What are the myths about starting a business?
Starting the business is always the hardest. There is a lot of preparation involved in it—from government accreditation and licenses to various other things like logistics. There is also a matter of feasibility study and finding the right venue for the business. You also have to hire the right people to work for the company. In fact, you need to ask yourself many times on when is the best time to start a business or if you are ready to take the plunge.
According to Forbes, a lot of small businesses fail within the first five years. However, a lot of the reasons for the failure are avoidable. And much of the pitfalls are because a lot of new entrepreneurs believe in business myths. A business is about practical knowledge and not about myths. Here are some of the business myths you should avoid believing.
Business owners will have their own schedule
Most people go into business thinking they can do whatever they like—they are the boss after all. But in small businesses, this is never the case. Since you are still starting, you have to bow down to the whims of the clients and even your suppliers. As much as possible, you let the client choose the schedule that is best for them. You have to kiss the client’s ass so you have to do as they bid—only until you have already established your own reputation and the clients would be willing to compromise.
And if your business offers products, you have to open and close at a certain time—anything less would mean the business is not being professional and is not serious about making a profit. Even if you are in the business of offering service, you still have to be in the office during business hours in case there are business calls.
Entrepreneurs are risk-takers
In a way, this is true. When you have been employed for some time and you decide to be a business owner, you are essentially risking the security of a monthly income. But you don’t need to always take the risk in order to gain a large profit in your small business. In your business, you have to be practical and be REALISTIC. This is why you need a feasibility study before you start a business. The business venture should be based on numbers.
According to the Small Business Administration, 50 percent of small businesses succeed. Of the half that didn’t, most of them were identified as extreme risk-takers. Successful businesses have well-crafted strategic plans.
Entrepreneurial skill is innate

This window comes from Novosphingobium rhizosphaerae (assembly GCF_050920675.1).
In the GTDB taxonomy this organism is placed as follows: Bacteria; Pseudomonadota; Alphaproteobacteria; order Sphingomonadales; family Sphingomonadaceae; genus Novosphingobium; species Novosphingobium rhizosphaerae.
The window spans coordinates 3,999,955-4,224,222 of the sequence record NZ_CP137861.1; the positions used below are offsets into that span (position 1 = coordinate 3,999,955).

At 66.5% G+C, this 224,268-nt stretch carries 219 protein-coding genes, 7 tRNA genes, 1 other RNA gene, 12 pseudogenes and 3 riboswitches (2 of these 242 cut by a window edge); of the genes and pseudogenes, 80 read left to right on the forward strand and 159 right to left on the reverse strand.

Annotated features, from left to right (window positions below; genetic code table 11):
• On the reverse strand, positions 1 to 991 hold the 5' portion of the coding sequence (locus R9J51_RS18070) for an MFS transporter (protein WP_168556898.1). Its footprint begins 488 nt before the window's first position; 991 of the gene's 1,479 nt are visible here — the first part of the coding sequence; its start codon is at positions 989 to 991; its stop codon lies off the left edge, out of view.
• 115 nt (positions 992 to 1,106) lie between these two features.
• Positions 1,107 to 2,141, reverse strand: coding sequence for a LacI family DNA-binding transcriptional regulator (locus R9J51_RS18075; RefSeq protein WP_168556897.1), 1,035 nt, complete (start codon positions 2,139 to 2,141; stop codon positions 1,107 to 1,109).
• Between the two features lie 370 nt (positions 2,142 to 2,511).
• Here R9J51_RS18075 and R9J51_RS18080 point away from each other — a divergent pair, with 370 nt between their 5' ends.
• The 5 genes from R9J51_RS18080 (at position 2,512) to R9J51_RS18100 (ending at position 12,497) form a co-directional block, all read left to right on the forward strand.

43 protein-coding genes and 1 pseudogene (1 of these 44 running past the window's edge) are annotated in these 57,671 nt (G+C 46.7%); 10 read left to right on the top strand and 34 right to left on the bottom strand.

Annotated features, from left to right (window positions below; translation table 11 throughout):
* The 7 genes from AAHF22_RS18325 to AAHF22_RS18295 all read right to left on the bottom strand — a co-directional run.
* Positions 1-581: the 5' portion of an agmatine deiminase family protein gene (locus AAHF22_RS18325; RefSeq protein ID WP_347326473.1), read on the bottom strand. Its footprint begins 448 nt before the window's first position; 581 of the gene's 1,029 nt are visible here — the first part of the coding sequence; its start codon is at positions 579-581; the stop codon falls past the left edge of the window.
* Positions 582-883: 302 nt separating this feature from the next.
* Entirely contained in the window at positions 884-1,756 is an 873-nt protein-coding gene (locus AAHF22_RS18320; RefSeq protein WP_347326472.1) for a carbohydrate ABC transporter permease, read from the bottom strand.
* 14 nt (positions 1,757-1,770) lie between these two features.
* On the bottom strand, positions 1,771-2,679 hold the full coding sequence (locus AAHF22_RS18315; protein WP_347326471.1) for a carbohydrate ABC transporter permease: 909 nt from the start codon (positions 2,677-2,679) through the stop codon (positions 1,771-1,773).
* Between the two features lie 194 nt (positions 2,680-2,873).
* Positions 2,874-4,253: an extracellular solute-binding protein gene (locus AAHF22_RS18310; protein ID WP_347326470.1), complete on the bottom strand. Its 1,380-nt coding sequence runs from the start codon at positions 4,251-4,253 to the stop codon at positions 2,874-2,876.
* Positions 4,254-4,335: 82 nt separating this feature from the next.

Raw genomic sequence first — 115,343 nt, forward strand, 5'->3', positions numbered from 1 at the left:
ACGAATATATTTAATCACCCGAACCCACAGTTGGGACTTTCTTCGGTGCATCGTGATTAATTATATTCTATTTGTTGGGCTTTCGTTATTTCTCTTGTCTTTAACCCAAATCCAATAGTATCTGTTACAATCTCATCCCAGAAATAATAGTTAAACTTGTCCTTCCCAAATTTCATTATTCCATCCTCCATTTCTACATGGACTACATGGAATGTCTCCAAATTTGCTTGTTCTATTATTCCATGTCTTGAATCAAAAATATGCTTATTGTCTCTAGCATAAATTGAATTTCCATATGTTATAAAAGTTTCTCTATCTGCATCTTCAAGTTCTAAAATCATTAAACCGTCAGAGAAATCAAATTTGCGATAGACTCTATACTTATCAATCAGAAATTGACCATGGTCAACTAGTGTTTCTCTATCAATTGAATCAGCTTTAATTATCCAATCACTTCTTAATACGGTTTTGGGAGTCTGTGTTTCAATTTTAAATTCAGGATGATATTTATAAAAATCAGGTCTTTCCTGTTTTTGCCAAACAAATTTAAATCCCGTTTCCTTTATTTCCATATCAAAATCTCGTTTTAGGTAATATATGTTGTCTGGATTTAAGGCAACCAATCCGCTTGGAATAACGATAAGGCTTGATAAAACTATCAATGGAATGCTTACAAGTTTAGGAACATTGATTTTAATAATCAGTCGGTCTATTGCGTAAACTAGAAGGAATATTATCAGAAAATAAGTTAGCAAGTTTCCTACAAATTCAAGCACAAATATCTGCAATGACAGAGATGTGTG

There is an expression: born to do business. This engenders the myth that you have to be naturally skilled at business just as some singers were born to sing. Anyone can be an entrepreneur as long as he or she is willing to learn. Entrepreneurial skills can be learned and can be taught. But success usually comes with hard work and dedication complemented with luck.
Anyone can be a businessman—whether you are intellectually gifted, technically smart or creative. Find a business that will best suit your talent and you could be successful. Doing something you love or something you are good at will be easier for you to manage.
Sure, you will need some money to start a business. But the myth is sometimes larger than it actually is. You can start a business with minimal upfront cost.
You have to be active on all social media
In this day and age, you really do need social media presence. But this cannot be a priority when you are just starting out in business. You have to focus on the business aspect where you will get the best return of investment. Social media is just a form of advertising. You still need to invest on the right products or services and manpower to make the business prosper.
Think of an exit plan
It is a myth that you need to craft an exit plan in order to start a business. It actually sounds like you’re setting yourself out to fail. Don’t prepare an exit plan unless you are planning on failing. Having an exit plan might just propel an unsteady path for you in implementing your business ideas. You have to think about longevity rather than an exit strategy.
The ultimate goal is to be rich
This is definitely the wrong motivation to start a business. You have a bigger chance of making a profit if you start a business because you are passionate about it than when you start a business because you want to be rich. Some of the richest entrepreneurs in the world— Mark Zuckerberg and Bill Gates— didn’t start their ventures because they wanted to be rich. They were both invested in their respective ideas and they got rich for it.
Customer is always right
While it is true that you have to kiss the ass of customers just to keep them, you can’t lead them on to be right if they are actually wrong. If you believe in your product or service, you have to convince the customer that it is what’s best for them.
Thinking big may not be practical. It is always better to take it one step at a time, one small thing at a time. Eventually, you’ll reach the top of the staircase; or eventually you’d gather a large thing from every small opportunity that came your way.
If the idea is good, money will follow
This is such a big fallacy. An idea will not amount to anything if it is not managed properly. Good ideas only have real meaning when there is a strong strategic plan implemented by a team of capable individuals.
There are many more myths out there. Whatever statement it is that cannot be backed by numbers and science will not stand. All you have to remember is what’s practical. Don’t spend time thinking about myths, instead, spend that time thinking about strategies in making the business better and in honing labor skills to make products or services flourish. Think really hard about the business and be smart about what you do. Think about the consequences in terms of factual bases. Leave the myths outside the door of your business and prove them wrong inside—one myth at a time.